With the absence of data coming out of China during its public holiday, all eyes will be fixed on Friday's all-important U.S. jobs report for the latest indication on which direction volatile markets could turn next.
Whether that direction has been up or down as of late has been largely determined by whatever signal traders have gleaned from clues given by the Federal Reserve over when it might choose to raise interest rates.
But come Friday, the jobs number could put the central bank's cards on the table, according to Tony Crescenzi, executive vice at Pimco, who believes a strong number could all but mean a September hike.
"In reality, anything above 100,000—since the labor force has grown only 70,000 persons per month the last three years—is strong enough to bring the jobless rate down," he told CNBC's "Closing Bell" in an interview. "The Fed in the future will be happy with something under 200,000 but right now it won't be, it wants to see something around 200,000, call it even 175,000, to make it possible to make a decision on interest rates."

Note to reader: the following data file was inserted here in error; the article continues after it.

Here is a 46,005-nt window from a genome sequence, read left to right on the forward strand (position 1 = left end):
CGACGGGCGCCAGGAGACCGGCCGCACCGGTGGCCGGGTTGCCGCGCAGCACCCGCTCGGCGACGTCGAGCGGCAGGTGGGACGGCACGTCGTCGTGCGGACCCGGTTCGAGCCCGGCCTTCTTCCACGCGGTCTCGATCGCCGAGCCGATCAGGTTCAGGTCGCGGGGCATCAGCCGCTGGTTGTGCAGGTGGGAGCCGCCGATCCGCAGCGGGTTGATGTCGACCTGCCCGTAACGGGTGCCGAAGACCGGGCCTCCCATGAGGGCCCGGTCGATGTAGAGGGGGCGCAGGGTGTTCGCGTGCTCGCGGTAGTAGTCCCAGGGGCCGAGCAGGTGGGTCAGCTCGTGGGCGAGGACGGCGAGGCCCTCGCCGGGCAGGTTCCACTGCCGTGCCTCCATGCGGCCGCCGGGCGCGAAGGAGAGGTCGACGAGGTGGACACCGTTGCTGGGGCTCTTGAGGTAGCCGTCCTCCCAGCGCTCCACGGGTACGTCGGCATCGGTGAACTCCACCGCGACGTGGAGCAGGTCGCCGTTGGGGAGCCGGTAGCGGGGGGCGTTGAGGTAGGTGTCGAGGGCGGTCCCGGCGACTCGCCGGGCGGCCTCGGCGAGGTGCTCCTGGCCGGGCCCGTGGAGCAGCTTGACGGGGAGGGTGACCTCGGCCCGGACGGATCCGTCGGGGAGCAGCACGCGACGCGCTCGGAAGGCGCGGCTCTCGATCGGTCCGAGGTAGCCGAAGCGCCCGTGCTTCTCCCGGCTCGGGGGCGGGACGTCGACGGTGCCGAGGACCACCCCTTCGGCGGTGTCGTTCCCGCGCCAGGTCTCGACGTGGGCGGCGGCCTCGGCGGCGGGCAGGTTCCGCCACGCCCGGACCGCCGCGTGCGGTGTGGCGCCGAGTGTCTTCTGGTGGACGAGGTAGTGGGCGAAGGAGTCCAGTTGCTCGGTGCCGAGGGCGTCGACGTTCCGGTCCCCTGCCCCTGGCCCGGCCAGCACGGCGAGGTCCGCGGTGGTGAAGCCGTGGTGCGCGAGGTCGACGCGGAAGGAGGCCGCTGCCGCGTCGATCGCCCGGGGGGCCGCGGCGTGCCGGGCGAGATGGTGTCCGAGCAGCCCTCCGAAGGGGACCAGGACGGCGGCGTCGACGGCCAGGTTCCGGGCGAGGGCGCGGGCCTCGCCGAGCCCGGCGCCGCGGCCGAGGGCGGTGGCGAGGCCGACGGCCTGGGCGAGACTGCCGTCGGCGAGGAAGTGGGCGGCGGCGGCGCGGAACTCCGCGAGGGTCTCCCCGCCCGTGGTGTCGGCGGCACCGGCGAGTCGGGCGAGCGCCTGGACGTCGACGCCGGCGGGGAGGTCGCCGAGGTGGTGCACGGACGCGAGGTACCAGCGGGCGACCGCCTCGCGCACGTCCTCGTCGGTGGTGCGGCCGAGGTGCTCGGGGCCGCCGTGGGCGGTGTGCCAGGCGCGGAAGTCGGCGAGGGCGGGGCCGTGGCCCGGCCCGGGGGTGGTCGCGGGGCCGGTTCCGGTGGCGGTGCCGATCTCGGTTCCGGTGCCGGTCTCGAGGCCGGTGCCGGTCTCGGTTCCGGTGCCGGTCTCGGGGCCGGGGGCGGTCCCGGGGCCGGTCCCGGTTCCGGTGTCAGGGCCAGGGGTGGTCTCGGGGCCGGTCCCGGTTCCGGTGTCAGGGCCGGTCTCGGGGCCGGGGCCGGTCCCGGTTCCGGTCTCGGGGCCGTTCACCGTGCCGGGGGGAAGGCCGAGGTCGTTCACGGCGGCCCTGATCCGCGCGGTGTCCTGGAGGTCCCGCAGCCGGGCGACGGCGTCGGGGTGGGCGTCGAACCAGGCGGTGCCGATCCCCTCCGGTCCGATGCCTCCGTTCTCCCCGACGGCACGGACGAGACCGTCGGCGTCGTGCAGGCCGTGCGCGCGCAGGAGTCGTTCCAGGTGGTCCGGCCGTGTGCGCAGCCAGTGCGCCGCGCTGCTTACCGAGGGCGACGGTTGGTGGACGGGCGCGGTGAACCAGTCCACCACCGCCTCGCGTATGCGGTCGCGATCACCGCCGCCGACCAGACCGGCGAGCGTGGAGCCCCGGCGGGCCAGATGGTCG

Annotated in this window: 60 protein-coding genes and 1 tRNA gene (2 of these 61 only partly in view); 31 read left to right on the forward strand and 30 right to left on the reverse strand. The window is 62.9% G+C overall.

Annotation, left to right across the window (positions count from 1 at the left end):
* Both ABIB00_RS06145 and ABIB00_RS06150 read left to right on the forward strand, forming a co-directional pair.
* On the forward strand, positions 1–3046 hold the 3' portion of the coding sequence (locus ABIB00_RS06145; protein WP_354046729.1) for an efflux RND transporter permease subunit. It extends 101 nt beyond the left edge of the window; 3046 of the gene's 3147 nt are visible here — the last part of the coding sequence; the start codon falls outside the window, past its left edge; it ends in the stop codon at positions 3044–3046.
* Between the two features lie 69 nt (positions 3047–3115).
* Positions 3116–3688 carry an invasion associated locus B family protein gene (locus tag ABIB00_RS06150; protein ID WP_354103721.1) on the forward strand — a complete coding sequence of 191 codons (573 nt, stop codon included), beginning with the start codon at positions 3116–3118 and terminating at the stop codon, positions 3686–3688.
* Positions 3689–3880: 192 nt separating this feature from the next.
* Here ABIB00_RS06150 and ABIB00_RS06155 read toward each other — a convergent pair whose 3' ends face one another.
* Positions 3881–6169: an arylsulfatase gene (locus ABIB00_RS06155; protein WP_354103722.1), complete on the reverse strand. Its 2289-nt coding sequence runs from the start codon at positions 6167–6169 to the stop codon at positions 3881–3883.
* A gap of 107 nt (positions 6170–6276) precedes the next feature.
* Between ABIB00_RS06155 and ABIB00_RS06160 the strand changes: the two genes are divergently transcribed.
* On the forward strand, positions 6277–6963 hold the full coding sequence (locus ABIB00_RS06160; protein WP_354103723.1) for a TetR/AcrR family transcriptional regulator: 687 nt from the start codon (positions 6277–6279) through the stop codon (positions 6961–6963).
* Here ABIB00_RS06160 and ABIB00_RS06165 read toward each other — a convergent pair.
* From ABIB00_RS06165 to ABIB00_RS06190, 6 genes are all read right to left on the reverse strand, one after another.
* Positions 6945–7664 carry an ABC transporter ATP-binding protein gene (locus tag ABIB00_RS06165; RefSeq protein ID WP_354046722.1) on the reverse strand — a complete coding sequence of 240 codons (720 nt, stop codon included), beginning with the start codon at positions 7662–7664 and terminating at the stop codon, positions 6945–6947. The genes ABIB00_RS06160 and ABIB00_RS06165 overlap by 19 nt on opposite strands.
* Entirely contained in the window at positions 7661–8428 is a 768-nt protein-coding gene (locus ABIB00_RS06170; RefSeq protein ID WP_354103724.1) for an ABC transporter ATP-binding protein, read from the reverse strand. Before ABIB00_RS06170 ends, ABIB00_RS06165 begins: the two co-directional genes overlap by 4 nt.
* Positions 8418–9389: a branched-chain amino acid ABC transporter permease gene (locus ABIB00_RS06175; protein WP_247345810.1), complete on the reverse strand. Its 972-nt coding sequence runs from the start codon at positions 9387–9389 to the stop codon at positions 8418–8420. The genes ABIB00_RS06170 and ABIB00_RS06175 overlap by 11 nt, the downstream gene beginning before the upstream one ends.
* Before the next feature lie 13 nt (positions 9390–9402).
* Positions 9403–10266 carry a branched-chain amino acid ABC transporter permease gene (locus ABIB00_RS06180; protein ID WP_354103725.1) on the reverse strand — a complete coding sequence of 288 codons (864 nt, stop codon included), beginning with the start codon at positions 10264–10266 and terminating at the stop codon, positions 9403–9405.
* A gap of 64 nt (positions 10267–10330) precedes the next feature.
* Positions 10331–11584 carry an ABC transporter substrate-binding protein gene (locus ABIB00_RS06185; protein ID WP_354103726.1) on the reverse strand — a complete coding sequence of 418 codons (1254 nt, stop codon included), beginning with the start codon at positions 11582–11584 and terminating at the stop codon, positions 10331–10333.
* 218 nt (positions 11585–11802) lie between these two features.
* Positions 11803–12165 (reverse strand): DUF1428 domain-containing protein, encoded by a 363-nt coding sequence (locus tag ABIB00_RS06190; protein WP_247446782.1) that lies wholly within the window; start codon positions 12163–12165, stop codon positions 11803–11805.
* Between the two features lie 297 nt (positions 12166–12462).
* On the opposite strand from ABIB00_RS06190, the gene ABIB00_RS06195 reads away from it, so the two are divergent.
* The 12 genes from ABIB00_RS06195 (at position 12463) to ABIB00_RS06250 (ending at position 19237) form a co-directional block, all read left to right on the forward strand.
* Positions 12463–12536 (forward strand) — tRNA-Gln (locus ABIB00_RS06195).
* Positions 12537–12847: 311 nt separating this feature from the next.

If that's the case, a September rate hike looks more and more likely, considering analysts polled by Thomson Reuters forecast a slight increase in nonfarm payrolls to 220,000 for the month of August. However, there is a key characteristic about jobs reports in that month that could make reaching that hurdle less of a guarantee.
"August reports have been clunkers in that 11 of the past 12 years the report has come in weaker-than-consensus forecast after the first go around," Crescenzi said, adding that the following revisions are generally the largest of the year. But those revisions of course wouldn't come in time to affect a Sept. 17 FOMC meeting.
Crescenzi added the caveat that continuing market volatility up until the September meeting could cause a delay to Pimco's base case of a December hike.